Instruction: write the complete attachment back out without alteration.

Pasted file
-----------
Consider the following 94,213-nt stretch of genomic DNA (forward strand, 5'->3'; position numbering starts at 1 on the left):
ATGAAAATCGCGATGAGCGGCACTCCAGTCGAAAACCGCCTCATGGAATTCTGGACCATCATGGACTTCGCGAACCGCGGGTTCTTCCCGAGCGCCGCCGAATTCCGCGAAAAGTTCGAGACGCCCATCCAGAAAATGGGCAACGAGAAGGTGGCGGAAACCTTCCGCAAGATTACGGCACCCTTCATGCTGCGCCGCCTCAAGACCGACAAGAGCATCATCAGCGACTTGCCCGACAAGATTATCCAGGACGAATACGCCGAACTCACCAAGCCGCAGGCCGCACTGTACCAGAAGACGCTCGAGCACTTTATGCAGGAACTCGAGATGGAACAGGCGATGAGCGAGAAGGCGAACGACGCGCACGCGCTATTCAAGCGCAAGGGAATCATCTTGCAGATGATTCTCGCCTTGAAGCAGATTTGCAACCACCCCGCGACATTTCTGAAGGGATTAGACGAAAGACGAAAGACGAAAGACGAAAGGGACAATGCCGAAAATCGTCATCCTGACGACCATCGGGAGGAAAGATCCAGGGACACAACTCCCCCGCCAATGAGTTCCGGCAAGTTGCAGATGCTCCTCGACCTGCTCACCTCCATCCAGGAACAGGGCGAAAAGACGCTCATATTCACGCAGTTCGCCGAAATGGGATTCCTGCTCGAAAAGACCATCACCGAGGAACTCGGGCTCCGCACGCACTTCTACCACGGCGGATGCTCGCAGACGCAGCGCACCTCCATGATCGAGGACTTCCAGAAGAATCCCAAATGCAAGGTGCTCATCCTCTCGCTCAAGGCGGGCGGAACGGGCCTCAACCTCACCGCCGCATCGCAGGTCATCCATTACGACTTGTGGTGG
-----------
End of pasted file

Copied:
Consider the following 94,213-nt stretch of genomic DNA (forward strand, 5'->3'; position numbering starts at 1 on the left):
ATGAAAATCGCGATGAGCGGCACTCCAGTCGAAAACCGCCTCATGGAATTCTGGACCATCATGGACTTCGCGAACCGCGGGTTCTTCCCGAGCGCCGCCGAATTCCGCGAAAAGTTCGAGACGCCCATCCAGAAAATGGGCAACGAGAAGGTGGCGGAAACCTTCCGCAAGATTACGGCACCCTTCATGCTGCGCCGCCTCAAGACCGACAAGAGCATCATCAGCGACTTGCCCGACAAGATTATCCAGGACGAATACGCCGAACTCACCAAGCCGCAGGCCGCACTGTACCAGAAGACGCTCGAGCACTTTATGCAGGAACTCGAGATGGAACAGGCGATGAGCGAGAAGGCGAACGACGCGCACGCGCTATTCAAGCGCAAGGGAATCATCTTGCAGATGATTCTCGCCTTGAAGCAGATTTGCAACCACCCCGCGACATTTCTGAAGGGATTAGACGAAAGACGAAAGACGAAAGACGAAAGGGACAATGCCGAAAATCGTCATCCTGACGACCATCGGGAGGAAAGATCCAGGGACACAACTCCCCCGCCAATGAGTTCCGGCAAGTTGCAGATGCTCCTCGACCTGCTCACCTCCATCCAGGAACAGGGCGAAAAGACGCTCATATTCACGCAGTTCGCCGAAATGGGATTCCTGCTCGAAAAGACCATCACCGAGGAACTCGGGCTCCGCACGCACTTCTACCACGGCGGATGCTCGCAGACGCAGCGCACCTCCATGATCGAGGACTTCCAGAAGAATCCCAAATGCAAGGTGCTCATCCTCTCGCTCAAGGCGGGCGGAACGGGCCTCAACCTCACCGCCGCATCGCAGGTCATCCATTACGACTTGTGGTGG